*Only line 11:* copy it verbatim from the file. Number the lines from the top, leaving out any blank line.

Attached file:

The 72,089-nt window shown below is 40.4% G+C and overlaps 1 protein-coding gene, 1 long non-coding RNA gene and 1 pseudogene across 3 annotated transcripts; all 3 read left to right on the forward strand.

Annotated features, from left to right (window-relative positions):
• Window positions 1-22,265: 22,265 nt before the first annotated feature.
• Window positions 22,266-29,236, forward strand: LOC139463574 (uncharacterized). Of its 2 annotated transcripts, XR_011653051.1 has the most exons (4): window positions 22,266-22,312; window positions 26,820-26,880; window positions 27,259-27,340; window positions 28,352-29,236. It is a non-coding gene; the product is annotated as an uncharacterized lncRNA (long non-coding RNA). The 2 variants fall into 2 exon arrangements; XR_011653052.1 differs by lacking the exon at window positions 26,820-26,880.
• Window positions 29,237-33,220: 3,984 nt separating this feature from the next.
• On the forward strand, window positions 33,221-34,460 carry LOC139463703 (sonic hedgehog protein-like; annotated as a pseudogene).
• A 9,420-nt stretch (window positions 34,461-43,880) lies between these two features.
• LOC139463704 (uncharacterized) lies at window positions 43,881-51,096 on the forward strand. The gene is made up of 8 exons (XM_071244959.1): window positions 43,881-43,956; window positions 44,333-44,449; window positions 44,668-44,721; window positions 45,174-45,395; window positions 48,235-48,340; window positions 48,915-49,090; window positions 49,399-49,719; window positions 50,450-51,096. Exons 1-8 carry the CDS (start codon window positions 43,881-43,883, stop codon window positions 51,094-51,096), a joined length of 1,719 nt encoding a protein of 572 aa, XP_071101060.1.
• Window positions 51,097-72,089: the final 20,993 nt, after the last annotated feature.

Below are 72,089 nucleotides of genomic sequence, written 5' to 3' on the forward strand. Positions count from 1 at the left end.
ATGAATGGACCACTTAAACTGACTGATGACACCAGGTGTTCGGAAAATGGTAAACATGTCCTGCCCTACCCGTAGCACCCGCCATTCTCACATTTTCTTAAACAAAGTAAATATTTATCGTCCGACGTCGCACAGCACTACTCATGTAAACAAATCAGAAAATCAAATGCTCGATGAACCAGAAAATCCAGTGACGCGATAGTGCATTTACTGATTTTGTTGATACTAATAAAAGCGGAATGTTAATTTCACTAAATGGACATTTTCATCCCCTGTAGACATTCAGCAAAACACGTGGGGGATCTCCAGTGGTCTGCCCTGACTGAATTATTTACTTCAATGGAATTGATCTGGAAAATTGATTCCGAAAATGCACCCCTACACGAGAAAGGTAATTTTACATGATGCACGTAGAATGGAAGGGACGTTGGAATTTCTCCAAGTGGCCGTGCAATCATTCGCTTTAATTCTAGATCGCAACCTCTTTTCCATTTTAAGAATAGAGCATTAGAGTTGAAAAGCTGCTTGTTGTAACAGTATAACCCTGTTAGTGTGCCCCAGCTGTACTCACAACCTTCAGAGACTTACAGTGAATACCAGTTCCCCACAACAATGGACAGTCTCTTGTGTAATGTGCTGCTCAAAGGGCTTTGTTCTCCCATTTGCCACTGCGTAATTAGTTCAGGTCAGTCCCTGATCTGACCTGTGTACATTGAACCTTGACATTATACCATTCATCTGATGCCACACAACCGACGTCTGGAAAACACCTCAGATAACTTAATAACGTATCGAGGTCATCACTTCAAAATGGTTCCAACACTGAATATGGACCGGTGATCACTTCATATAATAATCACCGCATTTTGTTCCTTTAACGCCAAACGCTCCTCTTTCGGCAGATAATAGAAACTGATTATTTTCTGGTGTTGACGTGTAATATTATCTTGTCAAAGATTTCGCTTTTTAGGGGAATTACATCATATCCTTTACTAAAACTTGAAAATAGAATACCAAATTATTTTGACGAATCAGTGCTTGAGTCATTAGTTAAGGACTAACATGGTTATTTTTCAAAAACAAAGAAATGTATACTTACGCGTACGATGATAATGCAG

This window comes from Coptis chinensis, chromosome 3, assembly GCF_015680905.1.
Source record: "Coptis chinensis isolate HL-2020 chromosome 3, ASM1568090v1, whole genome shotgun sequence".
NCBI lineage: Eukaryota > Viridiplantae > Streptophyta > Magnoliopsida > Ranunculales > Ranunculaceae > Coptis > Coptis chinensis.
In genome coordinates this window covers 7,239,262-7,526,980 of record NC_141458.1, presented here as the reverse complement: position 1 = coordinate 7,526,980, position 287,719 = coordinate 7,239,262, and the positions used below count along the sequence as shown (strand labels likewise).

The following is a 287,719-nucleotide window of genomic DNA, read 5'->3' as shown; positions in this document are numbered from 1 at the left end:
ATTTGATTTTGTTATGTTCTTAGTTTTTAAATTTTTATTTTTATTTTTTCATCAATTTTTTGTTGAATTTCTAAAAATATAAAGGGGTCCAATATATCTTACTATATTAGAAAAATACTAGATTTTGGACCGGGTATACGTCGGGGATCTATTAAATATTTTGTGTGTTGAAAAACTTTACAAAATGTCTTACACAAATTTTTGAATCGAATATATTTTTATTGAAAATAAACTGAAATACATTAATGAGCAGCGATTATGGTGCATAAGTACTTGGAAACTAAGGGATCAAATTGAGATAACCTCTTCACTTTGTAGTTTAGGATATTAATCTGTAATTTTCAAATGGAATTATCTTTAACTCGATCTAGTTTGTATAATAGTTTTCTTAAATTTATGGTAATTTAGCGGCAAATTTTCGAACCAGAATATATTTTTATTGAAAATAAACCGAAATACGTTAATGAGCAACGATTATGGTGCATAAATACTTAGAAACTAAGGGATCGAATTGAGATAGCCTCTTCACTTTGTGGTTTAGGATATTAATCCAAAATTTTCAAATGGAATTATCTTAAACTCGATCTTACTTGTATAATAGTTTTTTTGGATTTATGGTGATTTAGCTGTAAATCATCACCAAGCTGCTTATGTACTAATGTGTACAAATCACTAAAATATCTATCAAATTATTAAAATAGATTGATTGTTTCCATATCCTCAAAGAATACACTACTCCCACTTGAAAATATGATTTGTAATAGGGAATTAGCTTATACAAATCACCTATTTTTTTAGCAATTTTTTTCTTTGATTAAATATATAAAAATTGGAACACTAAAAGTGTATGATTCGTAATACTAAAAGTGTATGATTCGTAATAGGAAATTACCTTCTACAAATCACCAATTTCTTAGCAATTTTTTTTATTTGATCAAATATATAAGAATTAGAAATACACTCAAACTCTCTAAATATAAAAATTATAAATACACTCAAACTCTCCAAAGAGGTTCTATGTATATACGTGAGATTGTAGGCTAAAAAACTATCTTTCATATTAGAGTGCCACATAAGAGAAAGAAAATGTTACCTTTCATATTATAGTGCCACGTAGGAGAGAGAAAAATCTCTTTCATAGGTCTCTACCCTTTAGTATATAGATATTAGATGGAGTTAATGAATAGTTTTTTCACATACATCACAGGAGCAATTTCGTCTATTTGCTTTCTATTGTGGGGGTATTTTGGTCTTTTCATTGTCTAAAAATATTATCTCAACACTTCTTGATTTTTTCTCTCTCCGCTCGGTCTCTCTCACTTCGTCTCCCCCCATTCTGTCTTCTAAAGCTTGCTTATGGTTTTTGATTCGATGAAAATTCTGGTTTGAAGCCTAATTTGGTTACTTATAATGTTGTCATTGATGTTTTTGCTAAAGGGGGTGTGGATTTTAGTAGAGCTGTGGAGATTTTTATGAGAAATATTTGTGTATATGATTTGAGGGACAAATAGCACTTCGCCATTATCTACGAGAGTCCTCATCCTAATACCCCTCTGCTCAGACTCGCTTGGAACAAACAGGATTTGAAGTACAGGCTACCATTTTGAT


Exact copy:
ATGAATGGACCACTTAAACTGACTGATGACACCAGGTGTTCGGAAAATGGTAAACATGTCCTGCCCTACCCGTAGCACCCGCCATTCTCACATTTTCTTAAACAAAGTAAATATTTATCGTCCGACGTCGCACAGCACTACTCATGTAAACAAATCAGAAAATCAAATGCTCGATGAACCAGAAAATCCAGTGACGCGATAGTGCATTTACTGATTTTGTTGATACTAATAAAAGCGGAATGTTAATTTCACTAAATGGACATTTTCATCCCCTGTAGACATTCAGCAAAACACGTGGGGGATCTCCAGTGGTCTGCCCTGACTGAATTATTTACTTCAATGGAATTGATCTGGAAAATTGATTCCGAAAATGCACCCCTACACGAGAAAGGTAATTTTACATGATGCACGTAGAATGGAAGGGACGTTGGAATTTCTCCAAGTGGCCGTGCAATCATTCGCTTTAATTCTAGATCGCAACCTCTTTTCCATTTTAAGAATAGAGCATTAGAGTTGAAAAGCTGCTTGTTGTAACAGTATAACCCTGTTAGTGTGCCCCAGCTGTACTCACAACCTTCAGAGACTTACAGTGAATACCAGTTCCCCACAACAATGGACAGTCTCTTGTGTAATGTGCTGCTCAAAGGGCTTTGTTCTCCCATTTGCCACTGCGTAATTAGTTCAGGTCAGTCCCTGATCTGACCTGTGTACATTGAACCTTGACATTATACCATTCATCTGATGCCACACAACCGACGTCTGGAAAACACCTCAGATAACTTAATAACGTATCGAGGTCATCACTTCAAAATGGTTCCAACACTGAATATGGACCGGTGATCACTTCATATAATAATCACCGCATTTTGTTCCTTTAACGCCAAACGCTCCTCTTTCGGCAGATAATAGAAACTGATTATTTTCTGGTGTTGACGTGTAATATTATCTTGTCAAAGATTTCGCTTTTTAGGGGAATTACATCATATCCTTTACTAAAACTTGAAAATAGAATACCAAATTATTTTGACGAATCAGTGCTTGAGTCATTAGTTAAGGACTAACATGGTTATTTTTCAAAAACAAAGAAATGTATACTTACGCGTACGATGATAATGCAG